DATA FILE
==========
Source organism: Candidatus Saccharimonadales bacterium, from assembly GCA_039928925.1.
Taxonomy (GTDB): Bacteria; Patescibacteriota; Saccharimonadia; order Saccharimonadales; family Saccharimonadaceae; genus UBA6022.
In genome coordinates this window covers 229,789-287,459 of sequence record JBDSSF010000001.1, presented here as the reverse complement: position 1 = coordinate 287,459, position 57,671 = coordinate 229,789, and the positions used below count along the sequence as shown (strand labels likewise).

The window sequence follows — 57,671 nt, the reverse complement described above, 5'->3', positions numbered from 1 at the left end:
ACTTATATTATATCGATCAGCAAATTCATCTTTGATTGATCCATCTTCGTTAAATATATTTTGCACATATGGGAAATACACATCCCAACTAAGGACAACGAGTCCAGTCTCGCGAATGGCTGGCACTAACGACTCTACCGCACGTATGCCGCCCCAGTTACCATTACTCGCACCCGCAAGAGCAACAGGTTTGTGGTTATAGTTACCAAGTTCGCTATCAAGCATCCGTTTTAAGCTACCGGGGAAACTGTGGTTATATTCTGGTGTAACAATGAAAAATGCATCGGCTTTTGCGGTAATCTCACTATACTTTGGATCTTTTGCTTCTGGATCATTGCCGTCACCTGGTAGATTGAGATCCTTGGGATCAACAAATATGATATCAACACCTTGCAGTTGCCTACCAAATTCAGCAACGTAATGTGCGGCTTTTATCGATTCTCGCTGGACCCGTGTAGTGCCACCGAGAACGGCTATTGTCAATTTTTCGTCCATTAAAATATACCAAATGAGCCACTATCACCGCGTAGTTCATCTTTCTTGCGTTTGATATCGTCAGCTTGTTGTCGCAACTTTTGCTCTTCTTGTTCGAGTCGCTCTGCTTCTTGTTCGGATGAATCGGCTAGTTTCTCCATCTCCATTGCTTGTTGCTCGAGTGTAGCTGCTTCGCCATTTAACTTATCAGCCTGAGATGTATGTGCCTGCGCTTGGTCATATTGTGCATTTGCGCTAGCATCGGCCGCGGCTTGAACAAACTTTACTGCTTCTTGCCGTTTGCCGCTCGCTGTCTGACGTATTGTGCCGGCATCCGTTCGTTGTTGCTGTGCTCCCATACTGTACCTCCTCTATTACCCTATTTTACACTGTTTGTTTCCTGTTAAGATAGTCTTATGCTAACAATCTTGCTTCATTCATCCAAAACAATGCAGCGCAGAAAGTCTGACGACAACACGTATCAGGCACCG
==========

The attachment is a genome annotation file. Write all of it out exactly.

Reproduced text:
Source organism: Candidatus Saccharimonadales bacterium, from assembly GCA_039928925.1.
Taxonomy (GTDB): Bacteria; Patescibacteriota; Saccharimonadia; order Saccharimonadales; family Saccharimonadaceae; genus UBA6022.
In genome coordinates this window covers 229,789-287,459 of sequence record JBDSSF010000001.1, presented here as the reverse complement: position 1 = coordinate 287,459, position 57,671 = coordinate 229,789, and the positions used below count along the sequence as shown (strand labels likewise).

The window sequence follows — 57,671 nt, the reverse complement described above, 5'->3', positions numbered from 1 at the left end:
ACTTATATTATATCGATCAGCAAATTCATCTTTGATTGATCCATCTTCGTTAAATATATTTTGCACATATGGGAAATACACATCCCAACTAAGGACAACGAGTCCAGTCTCGCGAATGGCTGGCACTAACGACTCTACCGCACGTATGCCGCCCCAGTTACCATTACTCGCACCCGCAAGAGCAACAGGTTTGTGGTTATAGTTACCAAGTTCGCTATCAAGCATCCGTTTTAAGCTACCGGGGAAACTGTGGTTATATTCTGGTGTAACAATGAAAAATGCATCGGCTTTTGCGGTAATCTCACTATACTTTGGATCTTTTGCTTCTGGATCATTGCCGTCACCTGGTAGATTGAGATCCTTGGGATCAACAAATATGATATCAACACCTTGCAGTTGCCTACCAAATTCAGCAACGTAATGTGCGGCTTTTATCGATTCTCGCTGGACCCGTGTAGTGCCACCGAGAACGGCTATTGTCAATTTTTCGTCCATTAAAATATACCAAATGAGCCACTATCACCGCGTAGTTCATCTTTCTTGCGTTTGATATCGTCAGCTTGTTGTCGCAACTTTTGCTCTTCTTGTTCGAGTCGCTCTGCTTCTTGTTCGGATGAATCGGCTAGTTTCTCCATCTCCATTGCTTGTTGCTCGAGTGTAGCTGCTTCGCCATTTAACTTATCAGCCTGAGATGTATGTGCCTGCGCTTGGTCATATTGTGCATTTGCGCTAGCATCGGCCGCGGCTTGAACAAACTTTACTGCTTCTTGCCGTTTGCCGCTCGCTGTCTGACGTATTGTGCCGGCATCCGTTCGTTGTTGCTGTGCTCCCATACTGTACCTCCTCTATTACCCTATTTTACACTGTTTGTTTCCTGTTAAGATAGTCTTATGCTAACAATCTTGCTTCATTCATCCAAAACAATGCAGCGCAGAAAGTCTGACGACAACACGTATCAGGCACCG